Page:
The reverse mortgage loan-to-value (LTV) limit is called the “principal limit.” The principal limit is calculated based on the age of the youngest borrower, interest rate, and value of the home. Home Equity Conversion Mortgages (HECM) are reverse mortgages offered by FHA-approved lenders and have a maximum loan limit of $970,800.
HECMs are the most popular form of reverse mortgage. You can also get a proprietary reverse mortgage from a private lender for a larger amount than the FHA limit.
Mortgage insurance protects the lender if the borrower defaults on the payments. Forward mortgages lenders usually charge mortgage insurance for loans that have a loan-to-value ratio of more than 80%.
FHA-approved HECMs require mortgage insurance for all loans of 2% initially, then 0.5% of the loan balance annually. Reverse mortgages that are not from FHA-approved lenders, or proprietary reverse mortgages, may not require mortgage insurance.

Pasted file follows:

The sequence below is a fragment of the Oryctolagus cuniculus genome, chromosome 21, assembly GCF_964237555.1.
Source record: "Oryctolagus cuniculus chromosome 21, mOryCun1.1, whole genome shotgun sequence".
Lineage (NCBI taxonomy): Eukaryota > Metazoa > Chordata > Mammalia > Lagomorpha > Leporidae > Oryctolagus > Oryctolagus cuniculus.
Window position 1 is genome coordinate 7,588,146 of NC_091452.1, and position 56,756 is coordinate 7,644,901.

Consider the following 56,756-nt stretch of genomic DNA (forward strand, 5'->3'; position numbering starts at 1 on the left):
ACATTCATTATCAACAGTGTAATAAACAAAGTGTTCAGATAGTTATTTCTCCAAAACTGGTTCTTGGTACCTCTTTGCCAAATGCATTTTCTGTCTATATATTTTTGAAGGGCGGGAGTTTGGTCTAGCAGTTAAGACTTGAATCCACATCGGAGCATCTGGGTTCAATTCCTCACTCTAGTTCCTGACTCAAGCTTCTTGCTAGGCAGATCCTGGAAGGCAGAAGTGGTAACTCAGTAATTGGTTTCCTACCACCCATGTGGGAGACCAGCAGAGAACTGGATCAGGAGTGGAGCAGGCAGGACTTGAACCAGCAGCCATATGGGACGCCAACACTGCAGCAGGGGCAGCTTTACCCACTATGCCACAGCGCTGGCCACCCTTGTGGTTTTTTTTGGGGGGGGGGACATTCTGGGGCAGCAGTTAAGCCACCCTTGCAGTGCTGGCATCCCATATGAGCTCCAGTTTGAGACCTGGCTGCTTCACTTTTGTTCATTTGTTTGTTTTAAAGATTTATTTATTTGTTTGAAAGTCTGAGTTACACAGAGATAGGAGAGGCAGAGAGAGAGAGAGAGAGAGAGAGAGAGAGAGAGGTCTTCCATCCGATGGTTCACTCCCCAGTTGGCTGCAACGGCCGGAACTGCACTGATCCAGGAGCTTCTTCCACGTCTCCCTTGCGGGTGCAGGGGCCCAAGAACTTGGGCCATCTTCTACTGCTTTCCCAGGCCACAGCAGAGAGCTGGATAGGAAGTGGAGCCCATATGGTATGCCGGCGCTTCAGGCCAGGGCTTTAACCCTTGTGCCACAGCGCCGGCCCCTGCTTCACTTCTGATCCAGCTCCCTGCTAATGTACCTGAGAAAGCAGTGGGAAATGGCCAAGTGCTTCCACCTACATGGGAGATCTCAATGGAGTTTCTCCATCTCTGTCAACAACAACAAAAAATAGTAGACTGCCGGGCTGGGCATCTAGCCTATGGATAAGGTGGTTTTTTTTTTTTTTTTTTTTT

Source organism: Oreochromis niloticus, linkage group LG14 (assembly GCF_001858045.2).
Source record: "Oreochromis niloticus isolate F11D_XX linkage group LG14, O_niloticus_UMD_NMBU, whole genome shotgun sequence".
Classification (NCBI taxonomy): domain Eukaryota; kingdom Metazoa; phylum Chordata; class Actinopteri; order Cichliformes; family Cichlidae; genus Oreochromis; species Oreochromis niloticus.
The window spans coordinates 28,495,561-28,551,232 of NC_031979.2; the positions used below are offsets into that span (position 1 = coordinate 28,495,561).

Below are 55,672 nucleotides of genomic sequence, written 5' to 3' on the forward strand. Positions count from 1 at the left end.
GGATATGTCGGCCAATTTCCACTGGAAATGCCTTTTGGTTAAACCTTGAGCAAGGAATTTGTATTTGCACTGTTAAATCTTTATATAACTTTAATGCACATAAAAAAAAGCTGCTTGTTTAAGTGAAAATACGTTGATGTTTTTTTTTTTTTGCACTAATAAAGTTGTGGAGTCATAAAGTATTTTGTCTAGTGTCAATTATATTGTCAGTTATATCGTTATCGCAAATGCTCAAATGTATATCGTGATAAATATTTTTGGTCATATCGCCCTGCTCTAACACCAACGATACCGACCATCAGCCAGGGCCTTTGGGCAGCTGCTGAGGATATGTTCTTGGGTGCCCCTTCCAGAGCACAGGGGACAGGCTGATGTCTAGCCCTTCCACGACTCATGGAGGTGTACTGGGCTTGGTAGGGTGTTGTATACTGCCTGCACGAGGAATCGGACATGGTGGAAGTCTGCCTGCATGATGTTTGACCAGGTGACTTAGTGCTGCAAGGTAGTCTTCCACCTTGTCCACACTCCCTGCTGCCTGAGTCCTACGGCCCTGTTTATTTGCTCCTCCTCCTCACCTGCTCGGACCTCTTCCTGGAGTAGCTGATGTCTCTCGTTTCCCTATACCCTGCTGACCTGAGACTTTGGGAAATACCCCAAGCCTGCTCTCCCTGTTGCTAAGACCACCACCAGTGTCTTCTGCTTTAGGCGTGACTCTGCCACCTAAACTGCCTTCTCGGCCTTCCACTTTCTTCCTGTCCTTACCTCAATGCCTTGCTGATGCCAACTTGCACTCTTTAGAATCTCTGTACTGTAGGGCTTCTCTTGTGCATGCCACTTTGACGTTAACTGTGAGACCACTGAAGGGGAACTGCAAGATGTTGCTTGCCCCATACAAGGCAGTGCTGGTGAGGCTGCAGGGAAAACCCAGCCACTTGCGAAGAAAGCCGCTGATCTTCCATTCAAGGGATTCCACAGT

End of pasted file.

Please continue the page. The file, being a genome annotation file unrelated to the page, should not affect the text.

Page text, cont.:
The FHA guarantees mortgages for approved lenders. If the borrower defaults, the FHA pays the lender.
The FHA’s mortgage insurance for HECMs is paid for by the homeowner. If the home is sold for less than the remaining HECM, the homeowner isn’t responsible for the balance. FHA mortgage insurance would pay the balance to the lender. The FHA HECM program is the only federally insured reverse mortgage program. To qualify you must:
- Be 62 years of age or older
- Own the property outright or have a small mortgage balance
- Occupy the property as your principal residence
- Not be delinquent on any federal debt
- Participate in a consumer information session given by an approved HECM counselor
Reverse mortgages are complicated. The FHA requires potential HECM borrowers to attend a counseling session before the lender can issue a loan commitment. The counseling covers:
- Features of a reverse mortgage
- Client responsibilities under a reverse mortgage
- Costs to obtain a reverse mortgage
- Financial/tax implications of a reverse mortgage
- Financial or social service alternatives to a reverse mortgage
- Warnings about potential reverse mortgage/insurance fraud schemes and elder abuse
Forward mortgages usually contain a “due on sale” provision. If the property is sold, or ownership is otherwise transferred, the mortgage becomes payable in full. Federal law exempts transfer of a home at death to a spouse or children from “due on sale.”